More Local Parents Choosing Not to Vaccinate Their Children

Measles. Mumps. Polio. Chickenpox. Whooping Cough.

These are five of 14 childhood diseases that can be prevented by vaccines. But, a growing number of San Diego parents are choosing not to vaccinate their children, leaving them prone to illness.

The percentage of kindergarteners with a personal beliefs exemption for childhood vaccinations reached 4.5 percent this school year in San Diego. What this means is that more than 1,900 of the 43,000 plus kindergarteners enrolled in local schools were missing one or more of the recommended vaccines. 

April 26 through May 3 is National Infant Immunization Week and the County Health and Human Services Agency is encouraging parents to make sure their children get vaccinations on the schedule recommended by the Centers for Disease Control and Prevention (CDC).

“A higher number of unvaccinated infants means more children are susceptible to disease,” said Wilma Wooten, M.D., M.P.H., County public health officer. “Vaccines are safe and effective and the best way parents can protect their children against disease.”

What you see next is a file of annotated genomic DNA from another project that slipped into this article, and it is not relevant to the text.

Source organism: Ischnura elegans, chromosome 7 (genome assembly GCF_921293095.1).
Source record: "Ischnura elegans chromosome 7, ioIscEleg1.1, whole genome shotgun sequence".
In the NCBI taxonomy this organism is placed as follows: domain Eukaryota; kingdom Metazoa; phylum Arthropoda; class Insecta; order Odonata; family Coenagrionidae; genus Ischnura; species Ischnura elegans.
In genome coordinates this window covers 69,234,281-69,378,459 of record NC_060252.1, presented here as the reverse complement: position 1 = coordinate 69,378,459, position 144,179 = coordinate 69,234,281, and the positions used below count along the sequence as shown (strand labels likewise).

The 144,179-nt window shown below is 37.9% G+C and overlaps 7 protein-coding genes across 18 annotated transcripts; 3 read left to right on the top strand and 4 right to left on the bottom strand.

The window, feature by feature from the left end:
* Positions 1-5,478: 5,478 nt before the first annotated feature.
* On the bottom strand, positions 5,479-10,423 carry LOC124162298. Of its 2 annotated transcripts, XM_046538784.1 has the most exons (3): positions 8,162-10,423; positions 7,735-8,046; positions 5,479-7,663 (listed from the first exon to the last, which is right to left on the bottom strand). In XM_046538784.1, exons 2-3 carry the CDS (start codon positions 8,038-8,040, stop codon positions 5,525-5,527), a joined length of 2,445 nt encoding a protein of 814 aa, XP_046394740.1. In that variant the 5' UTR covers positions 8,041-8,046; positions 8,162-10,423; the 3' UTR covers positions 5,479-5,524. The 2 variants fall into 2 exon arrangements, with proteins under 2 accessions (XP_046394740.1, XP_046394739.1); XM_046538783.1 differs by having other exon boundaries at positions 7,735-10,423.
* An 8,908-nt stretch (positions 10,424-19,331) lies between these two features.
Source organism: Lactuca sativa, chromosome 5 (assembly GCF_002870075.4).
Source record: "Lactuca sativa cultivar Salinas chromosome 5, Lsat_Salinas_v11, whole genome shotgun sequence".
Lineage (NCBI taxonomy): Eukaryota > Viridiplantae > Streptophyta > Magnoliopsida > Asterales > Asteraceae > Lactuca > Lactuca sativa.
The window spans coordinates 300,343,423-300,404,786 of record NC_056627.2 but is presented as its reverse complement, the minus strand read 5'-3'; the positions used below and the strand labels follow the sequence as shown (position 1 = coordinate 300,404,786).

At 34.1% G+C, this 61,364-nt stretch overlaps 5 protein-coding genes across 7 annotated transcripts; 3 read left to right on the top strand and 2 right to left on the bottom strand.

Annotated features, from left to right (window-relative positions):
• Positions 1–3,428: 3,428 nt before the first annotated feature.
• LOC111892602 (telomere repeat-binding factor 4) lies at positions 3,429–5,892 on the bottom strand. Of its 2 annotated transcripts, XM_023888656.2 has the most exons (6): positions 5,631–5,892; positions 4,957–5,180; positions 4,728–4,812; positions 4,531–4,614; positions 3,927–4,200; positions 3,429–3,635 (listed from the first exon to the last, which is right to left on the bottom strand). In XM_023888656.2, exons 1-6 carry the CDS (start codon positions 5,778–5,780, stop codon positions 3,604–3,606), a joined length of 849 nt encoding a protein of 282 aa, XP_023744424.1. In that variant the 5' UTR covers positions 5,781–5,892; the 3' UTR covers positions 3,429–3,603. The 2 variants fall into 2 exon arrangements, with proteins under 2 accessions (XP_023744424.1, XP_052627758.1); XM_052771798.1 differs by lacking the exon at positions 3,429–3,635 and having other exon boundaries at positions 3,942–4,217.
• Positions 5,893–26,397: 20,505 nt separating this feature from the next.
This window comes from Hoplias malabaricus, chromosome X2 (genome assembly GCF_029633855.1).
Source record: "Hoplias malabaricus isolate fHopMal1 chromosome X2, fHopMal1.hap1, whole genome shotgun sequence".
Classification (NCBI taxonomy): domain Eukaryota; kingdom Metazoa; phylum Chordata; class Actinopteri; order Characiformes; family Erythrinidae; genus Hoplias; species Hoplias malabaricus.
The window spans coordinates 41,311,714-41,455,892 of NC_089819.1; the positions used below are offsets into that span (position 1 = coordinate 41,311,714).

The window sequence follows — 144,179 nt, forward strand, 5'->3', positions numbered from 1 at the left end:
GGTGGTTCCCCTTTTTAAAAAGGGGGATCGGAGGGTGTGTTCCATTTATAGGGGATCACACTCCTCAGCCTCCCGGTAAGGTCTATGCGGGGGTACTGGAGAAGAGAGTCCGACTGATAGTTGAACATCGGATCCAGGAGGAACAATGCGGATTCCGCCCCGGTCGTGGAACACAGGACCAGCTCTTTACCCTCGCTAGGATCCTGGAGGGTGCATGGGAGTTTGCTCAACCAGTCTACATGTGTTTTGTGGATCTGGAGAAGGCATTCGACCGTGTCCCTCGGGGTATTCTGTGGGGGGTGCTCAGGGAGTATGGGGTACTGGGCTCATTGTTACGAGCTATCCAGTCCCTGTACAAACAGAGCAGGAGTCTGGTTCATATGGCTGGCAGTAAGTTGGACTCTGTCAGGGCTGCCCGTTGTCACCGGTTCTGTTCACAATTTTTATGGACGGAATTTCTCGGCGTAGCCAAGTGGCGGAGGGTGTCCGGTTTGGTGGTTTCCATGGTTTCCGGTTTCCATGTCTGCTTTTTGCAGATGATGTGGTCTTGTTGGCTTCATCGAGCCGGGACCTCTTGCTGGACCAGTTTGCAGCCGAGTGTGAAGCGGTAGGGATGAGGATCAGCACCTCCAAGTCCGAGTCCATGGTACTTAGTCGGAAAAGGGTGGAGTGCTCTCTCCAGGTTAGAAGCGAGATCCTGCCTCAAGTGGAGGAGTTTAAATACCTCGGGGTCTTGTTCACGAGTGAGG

Vaccinations help protect local children and the general public from disease. Countywide immunization efforts are part of the County’s Live Well San Diego initiative, which aims to improve the health and well-being of local residents. Parents should ask their doctor or clinic to check their child’s immunization record and make sure their baby is up-to-date.


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The CDC recommends infants get immunizations at birth, 2, 4, 6, 12-15, and 18 months of age to protect them against many diseases, including measles, mumps and whooping cough. An annual flu shot is also recommended for everyone 6 months and older.

Babies are not the only ones who should be vaccinated. Parents, older siblings, grandparents, health care professionals, and babysitters also need to be up to date. High immunization coverage levels mean fewer people get sick.

“Immunizations can prevent disease, disability, and, in the worst of cases, death,” Wooten said.

National Infant Immunization Week was created in 1994 to remind parents, caregivers, and healthcare providers to ensure infants are fully immunized against vaccine-preventable diseases.

For more information on immunizations and the diseases they prevent, parents should contact their health care provider, visit or call the County Immunization Branch at (866) 358-2966.

José A. Álvarez is a communications specialist with the County of San Diego Communications Office. Contact